Various models have been proposed to explain the regulation of extra- versus intra-follicular B-cell responses 22, 26, 39–41, 46. The influenza virus model system described here and available tools to study the C12Id-specific responses provide an excellent opportunity to further analyze this important differentiation process in vivo in the context of an infection. Our study identifies C12Id-expressing HA-specific B cells as predominant contributors to a strong extrafollicular B-cell response in regional MedLN, the site of much of the early Ab response to this virus. Predominant participation of the C12Id-expressing HA-specific cells in extrafollicular responses is consistent with earlier findings that failed to find any mutated C12Id-sequences among HA-specific B cells 27, i.e. these cells showed no signs of affinity maturation. However, we show here that while C12Id+ cells vigorously participate in extrafollicular foci responses (Fig. 3), they can also initiate germinal centers (Fig. 4). While we cannot completely rule out that C12Id+ B cells that mutated their BCR might have lost the idiotope that allowed us to stain these cells for FACS analysis, the earlier extensive sequence studies on B cells from mice at various times after immunization (26), make this trivial explanation somewhat unlikely.

Given the recent studies by Paus et al. 22 that implicated BCR-affinity for antigen in the selection process, our studies might suggest that high-affinity interactions with antigen are a necessary, but likely not sufficient, signal for extrafollicular foci development as C12Id+ HA-specific cells are able to also initiate germinal centers (Figs. 3 and 4). Failure to expand this germinal center response during early infection, rather than an inability to initiate it, might result in the irregular kinetics and small frequencies of C12Id+ germinal center B cells observed here (Fig. 4). This interpretation is not only consistent with the presented data, but also with earlier studies using the (4-hydroxy-3-nitrophenyl) acetyl system, which demonstrated that extrafollicular foci and germinal center B cells can have a common precursor 25, 26, 39.

The vigorous infection-induced extrafollicular foci response is likely supported and modulated by external signals. CD4 T cells strongly increase the magnitude of the response (Figs. 1B and 5), but they do not appear to modulate B-cell fate decisions, as addition of T-cell help increased the extrafollicular response without affecting germinal center responses (Fig. 5). Since transfer of non-virus-specific CD4 T cells alone affected extrafollicular foci size (Fig. 5), the C12Id B-cell responses might be affected through secreted T-cell products rather than cognate T-B interactions. IFN-γ could be one candidate, as we showed previously that in vivo blockade of IFN-γ significantly reduced the early antigen-specific IgG2a response following influenza virus infection 47. Kim et al. showed that increased IL-12 production by DC that lacked the Fc-receptor γ chain, leads to preferential generation of short-lived plasma cells and ablated germinal center responses 48. Furthermore, our group and others have shown that type I IFN- or TLR- mediated signals 8, 35, 49, 50 can positively regulate the magnitude and quality of B-cell responses 51, 52, supporting the notion that the local environment with its infection-induced signals might play an important role in shaping the B-cell response at that location.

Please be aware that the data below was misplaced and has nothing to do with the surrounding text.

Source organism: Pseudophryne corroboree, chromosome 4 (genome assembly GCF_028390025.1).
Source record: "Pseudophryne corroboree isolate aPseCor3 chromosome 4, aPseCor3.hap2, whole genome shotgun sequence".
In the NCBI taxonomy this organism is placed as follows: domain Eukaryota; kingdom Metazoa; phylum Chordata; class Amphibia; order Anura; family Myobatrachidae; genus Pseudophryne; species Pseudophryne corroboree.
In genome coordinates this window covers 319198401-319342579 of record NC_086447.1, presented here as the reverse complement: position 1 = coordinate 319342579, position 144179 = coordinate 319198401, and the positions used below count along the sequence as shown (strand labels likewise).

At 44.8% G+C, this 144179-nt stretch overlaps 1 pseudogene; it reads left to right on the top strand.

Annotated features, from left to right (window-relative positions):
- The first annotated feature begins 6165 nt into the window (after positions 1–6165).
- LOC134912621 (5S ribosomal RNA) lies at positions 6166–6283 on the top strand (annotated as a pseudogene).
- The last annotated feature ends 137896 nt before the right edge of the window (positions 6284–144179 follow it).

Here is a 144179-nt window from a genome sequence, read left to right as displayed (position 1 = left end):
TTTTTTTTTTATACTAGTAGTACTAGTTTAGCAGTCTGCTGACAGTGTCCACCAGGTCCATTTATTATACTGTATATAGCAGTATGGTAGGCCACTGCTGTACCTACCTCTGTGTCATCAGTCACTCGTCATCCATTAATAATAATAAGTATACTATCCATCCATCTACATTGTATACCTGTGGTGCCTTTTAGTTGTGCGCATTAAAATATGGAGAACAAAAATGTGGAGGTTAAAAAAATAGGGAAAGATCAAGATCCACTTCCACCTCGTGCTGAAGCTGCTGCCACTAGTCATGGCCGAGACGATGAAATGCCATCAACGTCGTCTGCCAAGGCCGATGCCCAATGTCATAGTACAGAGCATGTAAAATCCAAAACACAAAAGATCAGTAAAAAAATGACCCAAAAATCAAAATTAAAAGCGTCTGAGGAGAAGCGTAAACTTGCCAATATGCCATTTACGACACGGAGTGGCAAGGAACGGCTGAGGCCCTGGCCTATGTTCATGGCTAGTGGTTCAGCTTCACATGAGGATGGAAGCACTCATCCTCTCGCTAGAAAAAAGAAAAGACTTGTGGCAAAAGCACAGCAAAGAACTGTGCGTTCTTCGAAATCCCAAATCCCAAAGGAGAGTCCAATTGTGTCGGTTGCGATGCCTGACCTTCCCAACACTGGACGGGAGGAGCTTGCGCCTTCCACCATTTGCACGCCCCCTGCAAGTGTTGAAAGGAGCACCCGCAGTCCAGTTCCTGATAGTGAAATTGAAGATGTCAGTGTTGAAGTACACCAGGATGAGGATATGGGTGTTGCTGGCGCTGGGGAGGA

Taken together, we would argue that our data are most consistent with a model in which a stochastic process underlies the activation and differentiation of virus-specific B-cell toward extra- versus intra-follicular responses. While the magnitude of the extrafollicular response type can be enhanced by helper T cells, T cells do not direct the preferential development of one over the other B-cell differentiation pathway. Since C12Id+ B cells have a follicular B-cell phenotype, arguing against the presence of a specific subset of rapidly responding LN B cells, it is likely that the presence of infection-induced innate signals drives strong extrafollicular foci responses early after infection. Identification of these signals could be of great value for the design of vaccines aiming to provide rapid immune protection. This non-transgenic infectious disease model now allows for a systematic analysis of short and long-term effects of innate signals on extrafollicular and germinal center responses.

Materials and methods

  1. Top of page
  2. Abstract
  3. Introduction
  4. Results
  5. Discussion
  6. Materials and methods
  7. Acknowledgements
  8. References

Mice and virus

Eight- to twelve-wk-old female BALB/c mice (Harley Sprague Dawley) and T cell-deficient BALB/C nude mice (Jackson Labs) were purchased and kept in filter top cages under conventional housing conditions. TS-1 mice, which express a transgenic TCR-α/β specific for I-Ed-restricted MHCII peptide 111–119 from influenza A/PR8 HA 45, originally kindly provided by A. Caton (The Wistar Institute, Philadelphia), were bred and kept under the same housing conditions. Mice were infected intranasally under isoflurane anesthesia with a sublethal dose corresponding to 20 PFU of A/PR/8 (H1N1) in 40 μL of PBS per mouse. Virus was grown in embryonated hen eggs and PFU were established as outlined 32. For detection of in vivo Ab-secreting cells, Brefeldin-A was purchased from Sigma-Aldrich, pre-diluted to 5 mg/mL in DMSO, then further diluted to 0.25 mg/200 μL in PBS and injected i.p. 6 h prior to tissue collection. Sera for ELISA were collected from mice via tail vein bleeds. All experiments were performed according to protocols approved by the UC Davis Animal Use and Care Committee.